Here in London, many students as well as tourists would like to experience a traditional/formal English meal. However, the difference between Chinese table etiquette and English table etiquette is so vast that it can sometimes confuse people. How do we eat with grace and elegance, so that we can be considered a polite Londoner? You need to be aware of so many details.
Formal Table Setting Guidelines
For a formal meal, each place setting will include several knives, forks and glasses. These are used for very different purposes as described in the brief guidelines below.
Small plate at the top left corner: for bread.
We are expected to break the bread with our hands (often, this plate is placed to the left of the dinner plate).
The small knife on this plate is for spreading butter. It is polite to cut some butter and put this on your own plate before buttering your bread (don’t worry if you cut off too much, any extra butter can be left on your plate).
Round spoon at the far right: for a soup starter
Soup may be served before your main course. When eating soup, you should start spooning from the inside of your bowl, away from you, towards the top outside of the bowl. You should eat from the side of the spoon, not from the front of the spoon (don’t put the entire spoon into your mouth as that isn’t very elegant).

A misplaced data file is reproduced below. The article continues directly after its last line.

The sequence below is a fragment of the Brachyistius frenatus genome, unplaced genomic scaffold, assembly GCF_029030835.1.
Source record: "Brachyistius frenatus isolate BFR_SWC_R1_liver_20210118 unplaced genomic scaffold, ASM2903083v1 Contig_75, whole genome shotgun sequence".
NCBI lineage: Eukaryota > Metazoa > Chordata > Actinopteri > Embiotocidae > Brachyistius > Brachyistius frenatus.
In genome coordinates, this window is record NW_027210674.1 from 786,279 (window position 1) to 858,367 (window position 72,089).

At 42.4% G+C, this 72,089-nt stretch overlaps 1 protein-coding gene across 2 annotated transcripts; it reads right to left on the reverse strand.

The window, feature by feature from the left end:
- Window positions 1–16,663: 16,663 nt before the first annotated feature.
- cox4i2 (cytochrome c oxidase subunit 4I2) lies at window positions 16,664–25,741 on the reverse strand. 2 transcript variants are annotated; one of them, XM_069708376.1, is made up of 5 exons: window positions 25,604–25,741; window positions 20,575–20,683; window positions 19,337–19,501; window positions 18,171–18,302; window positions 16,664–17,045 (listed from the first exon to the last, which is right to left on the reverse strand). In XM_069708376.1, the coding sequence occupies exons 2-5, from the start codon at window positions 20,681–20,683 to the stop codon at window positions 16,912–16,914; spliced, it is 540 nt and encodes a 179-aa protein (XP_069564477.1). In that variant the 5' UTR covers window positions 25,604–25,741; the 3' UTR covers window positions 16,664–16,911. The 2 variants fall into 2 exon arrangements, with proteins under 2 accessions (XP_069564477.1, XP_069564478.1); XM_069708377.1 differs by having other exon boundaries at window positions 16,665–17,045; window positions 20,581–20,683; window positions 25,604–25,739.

Knife and fork at the far left and right: for other starters
If a starter like salad or calamari are served, you can eat it using this knife and fork. If there aren’t any other starters, this cutlery will be taken away.
The knife and fork next to the dinner plate: for the main course
Don’t cut your meat into pieces and then switch the fork to your right hand. When you are eating your main course, you must always use the fork in your left hand and the knife in your right hand. Also, you must finish one piece before you cut the next piece.
When cutting your meat, you must make sure that the knife blade is always facing downwards. Don’t put food into your mouth with the knife.
Food will need to be pushed onto the back of the fork, regardless of whether it’s meat or a vegetable (even peas). The back of the fork should always be used facing upwards, unless you are eating spaghetti.
The fork and spoon above your dinner plate: for dessert
After starters and main course there’s normally dessert. The English often use the word “pudding” instead of dessert.